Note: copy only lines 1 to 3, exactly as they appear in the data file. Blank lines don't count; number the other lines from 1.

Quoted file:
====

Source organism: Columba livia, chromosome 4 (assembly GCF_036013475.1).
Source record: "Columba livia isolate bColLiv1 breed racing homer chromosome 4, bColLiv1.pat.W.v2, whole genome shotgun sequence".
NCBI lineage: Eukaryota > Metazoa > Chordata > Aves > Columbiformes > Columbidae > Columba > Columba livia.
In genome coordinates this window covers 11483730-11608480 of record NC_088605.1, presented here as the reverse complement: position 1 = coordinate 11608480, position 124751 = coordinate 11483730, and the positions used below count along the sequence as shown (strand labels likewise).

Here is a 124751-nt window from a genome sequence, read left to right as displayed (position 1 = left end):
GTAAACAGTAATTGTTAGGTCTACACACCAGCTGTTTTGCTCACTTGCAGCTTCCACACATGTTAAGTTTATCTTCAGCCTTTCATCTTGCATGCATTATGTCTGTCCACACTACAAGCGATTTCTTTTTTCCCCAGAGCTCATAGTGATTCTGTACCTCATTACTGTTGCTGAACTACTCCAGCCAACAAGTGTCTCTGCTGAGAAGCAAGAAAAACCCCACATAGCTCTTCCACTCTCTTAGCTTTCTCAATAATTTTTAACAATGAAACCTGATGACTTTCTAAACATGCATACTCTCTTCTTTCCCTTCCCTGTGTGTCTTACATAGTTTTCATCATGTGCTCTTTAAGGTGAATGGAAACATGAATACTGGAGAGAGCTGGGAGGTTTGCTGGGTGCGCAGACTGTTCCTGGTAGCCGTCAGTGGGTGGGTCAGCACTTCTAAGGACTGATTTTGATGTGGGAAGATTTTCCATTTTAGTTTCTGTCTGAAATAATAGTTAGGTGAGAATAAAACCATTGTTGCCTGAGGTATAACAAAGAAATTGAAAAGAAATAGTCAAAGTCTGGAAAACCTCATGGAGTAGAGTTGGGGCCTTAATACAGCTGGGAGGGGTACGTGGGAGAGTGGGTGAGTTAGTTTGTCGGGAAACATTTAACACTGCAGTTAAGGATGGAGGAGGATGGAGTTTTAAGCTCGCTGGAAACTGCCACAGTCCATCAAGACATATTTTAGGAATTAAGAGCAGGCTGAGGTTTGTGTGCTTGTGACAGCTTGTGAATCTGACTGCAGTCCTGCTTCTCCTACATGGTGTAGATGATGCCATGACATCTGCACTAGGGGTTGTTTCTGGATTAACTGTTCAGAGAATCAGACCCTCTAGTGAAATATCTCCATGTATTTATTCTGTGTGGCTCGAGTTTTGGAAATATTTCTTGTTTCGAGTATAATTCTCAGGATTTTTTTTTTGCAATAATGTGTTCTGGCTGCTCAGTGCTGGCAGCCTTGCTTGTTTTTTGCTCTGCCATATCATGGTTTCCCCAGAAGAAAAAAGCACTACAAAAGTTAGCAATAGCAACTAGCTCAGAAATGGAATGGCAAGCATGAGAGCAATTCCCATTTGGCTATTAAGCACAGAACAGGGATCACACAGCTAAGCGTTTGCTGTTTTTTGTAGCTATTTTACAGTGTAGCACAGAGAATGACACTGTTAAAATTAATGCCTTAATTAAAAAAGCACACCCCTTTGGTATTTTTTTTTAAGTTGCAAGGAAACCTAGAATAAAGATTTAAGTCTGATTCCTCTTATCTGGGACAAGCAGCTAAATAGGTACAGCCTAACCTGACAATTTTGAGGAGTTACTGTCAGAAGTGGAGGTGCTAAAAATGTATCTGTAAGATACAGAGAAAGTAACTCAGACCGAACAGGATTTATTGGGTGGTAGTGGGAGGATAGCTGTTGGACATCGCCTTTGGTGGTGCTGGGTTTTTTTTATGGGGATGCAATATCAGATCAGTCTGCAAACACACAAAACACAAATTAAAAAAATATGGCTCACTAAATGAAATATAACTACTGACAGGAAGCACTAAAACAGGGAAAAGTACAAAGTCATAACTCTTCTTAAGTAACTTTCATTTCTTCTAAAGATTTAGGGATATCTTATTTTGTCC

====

Source organism: Columba livia, chromosome 4 (assembly GCF_036013475.1).
Source record: "Columba livia isolate bColLiv1 breed racing homer chromosome 4, bColLiv1.pat.W.v2, whole genome shotgun sequence".
NCBI lineage: Eukaryota > Metazoa > Chordata > Aves > Columbiformes > Columbidae > Columba > Columba livia.